On November 8, the Canadian Radio-Television and Telecommunications Commission (CRTC) released its 2017 Communications Monitoring Report. The report showed impressive growth for digital platforms across the board in 2016. Of Canadians aged 18-34, 23% watch television exclusively online; nationally, it is now at 10% compared to 4% in 2012.
The report also showed huge gains for the streaming service Netflix, Inc. (NASDAQ:NFLX) in Canada. In Ontario, the percentage of Canadian who subscribe to Netflix by region jumped to 47% in 2016 compared to 37% in 2014. Quebec usage rose from 15% in 2014 to 26% in 2016, and in British Columbia subscriptions climbed to 50% from 41% in 2014.
All the while, the consumption of traditional television continues to decline, though not at a comparable pace to the rise of online offerings. The report showed that Canadians watched an average of 26.6 hours per week of traditional television in 2016 compared to 27.2 hours in 2015. In an October article, I discussed how the rise of Netflix could hurt Canadian media stocks.
Toronto-based Corus Entertainment Inc. (TSX:CJR.B) has seen its stock decline 7.8% in 2017 as of close on November 8. Corus is a media and broadcasting company that owns the Global Television Network as well as dozens of radio stations. On the television side, the company has a heavy weighting in programs that cater to younger demographics, including YTV, Treehouse TV, and others.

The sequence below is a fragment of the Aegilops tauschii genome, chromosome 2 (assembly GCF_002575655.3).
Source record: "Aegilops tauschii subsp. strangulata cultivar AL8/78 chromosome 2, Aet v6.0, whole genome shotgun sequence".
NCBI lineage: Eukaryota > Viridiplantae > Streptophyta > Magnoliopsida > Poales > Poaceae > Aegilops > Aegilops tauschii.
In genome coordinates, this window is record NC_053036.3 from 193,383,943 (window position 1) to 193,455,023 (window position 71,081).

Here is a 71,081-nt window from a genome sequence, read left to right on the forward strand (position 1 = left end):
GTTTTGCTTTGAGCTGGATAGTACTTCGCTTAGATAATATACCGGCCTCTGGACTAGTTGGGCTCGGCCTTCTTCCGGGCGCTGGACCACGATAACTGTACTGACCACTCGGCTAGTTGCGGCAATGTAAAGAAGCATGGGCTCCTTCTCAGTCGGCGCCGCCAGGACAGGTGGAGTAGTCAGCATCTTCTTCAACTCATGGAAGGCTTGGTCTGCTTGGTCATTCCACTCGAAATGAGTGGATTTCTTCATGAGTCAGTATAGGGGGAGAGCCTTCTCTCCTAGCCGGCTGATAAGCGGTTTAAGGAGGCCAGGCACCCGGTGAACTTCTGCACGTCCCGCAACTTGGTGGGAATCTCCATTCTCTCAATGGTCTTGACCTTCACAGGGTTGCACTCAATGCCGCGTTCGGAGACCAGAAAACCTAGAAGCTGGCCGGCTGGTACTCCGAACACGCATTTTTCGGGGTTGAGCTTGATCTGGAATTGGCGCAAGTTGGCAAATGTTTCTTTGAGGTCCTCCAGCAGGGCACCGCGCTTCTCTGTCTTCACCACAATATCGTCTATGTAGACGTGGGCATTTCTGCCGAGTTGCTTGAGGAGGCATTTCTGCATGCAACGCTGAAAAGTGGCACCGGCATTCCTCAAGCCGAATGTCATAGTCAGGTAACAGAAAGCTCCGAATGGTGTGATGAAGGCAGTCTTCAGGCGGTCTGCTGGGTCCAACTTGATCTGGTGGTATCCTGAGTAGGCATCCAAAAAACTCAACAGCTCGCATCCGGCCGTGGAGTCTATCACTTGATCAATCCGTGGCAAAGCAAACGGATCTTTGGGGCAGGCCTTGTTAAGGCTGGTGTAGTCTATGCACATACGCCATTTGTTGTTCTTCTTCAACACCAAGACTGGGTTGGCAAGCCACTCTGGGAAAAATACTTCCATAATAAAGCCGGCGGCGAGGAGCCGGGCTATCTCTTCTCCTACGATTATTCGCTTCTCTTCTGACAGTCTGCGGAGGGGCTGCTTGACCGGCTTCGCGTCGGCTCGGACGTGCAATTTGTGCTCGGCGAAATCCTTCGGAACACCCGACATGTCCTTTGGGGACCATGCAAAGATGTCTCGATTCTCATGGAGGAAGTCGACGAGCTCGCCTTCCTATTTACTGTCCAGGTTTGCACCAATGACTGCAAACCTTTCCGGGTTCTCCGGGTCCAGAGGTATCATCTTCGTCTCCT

Traditional radio is facing the same problem as television. The CRTC report showed that Canadians listened to an average of 14.5 hours of traditional radio per week in 2016, compared to 15.6 hours per week in 2015. For both traditional television and radio, Canadians aged 65 and over watched and listened the most.
Quebecor, Inc. (TSX:QBR.B) is a Montreal-based communications company with a large footprint in Quebec broadcasting, communications, and publishing. President and CEO Pierre Karl Péladeau appealed to the Canadian government in September to move against internet giants he said are being subsidized.
The criticism fell on deaf ears on the federal level, as the Liberal government came to an agreement with Netflix that will see the streaming giant make a $500 million investment in crafting original Canadian content. However, the Quebec government does not appear to be satisfied with this arrangement. Quebec finance minister Carlos Leitao has vowed the province will introduce a provincial tax on Netflix.
In July, I discussed how changing movie-going trends are giving cinemas reason for concern. Cineplex Inc. (TSX:CGX) stock has declined 30% in 2017. The company recently released its third-quarter results and reported lower attendance, which dragged the stock down further.
This summer saw one of the worst box office performances in North America in decades. Though there was some blame thrust upon the slate of movies offered to consumers, there is little doubt that home entertainment options are starting to eat into cinema profits. In the past, younger demographics were a reliable source of strength for cinemas, but online content is changing everything.
The media landscape is rapidly evolving, and the stocks above may provide value solely as income plays as the decline of the old guard continues.
It's not Apple. Or Google. Verizon or AT&T. In fact, you've probably never even heard this company's name. Yet it's so vital to the "smartphone" revolution that its shares have doubled time and time again since they first hit the shelves. And if industry insiders are right, the rapidly escalating war between iPhone and Android is about to push this stock even higher.
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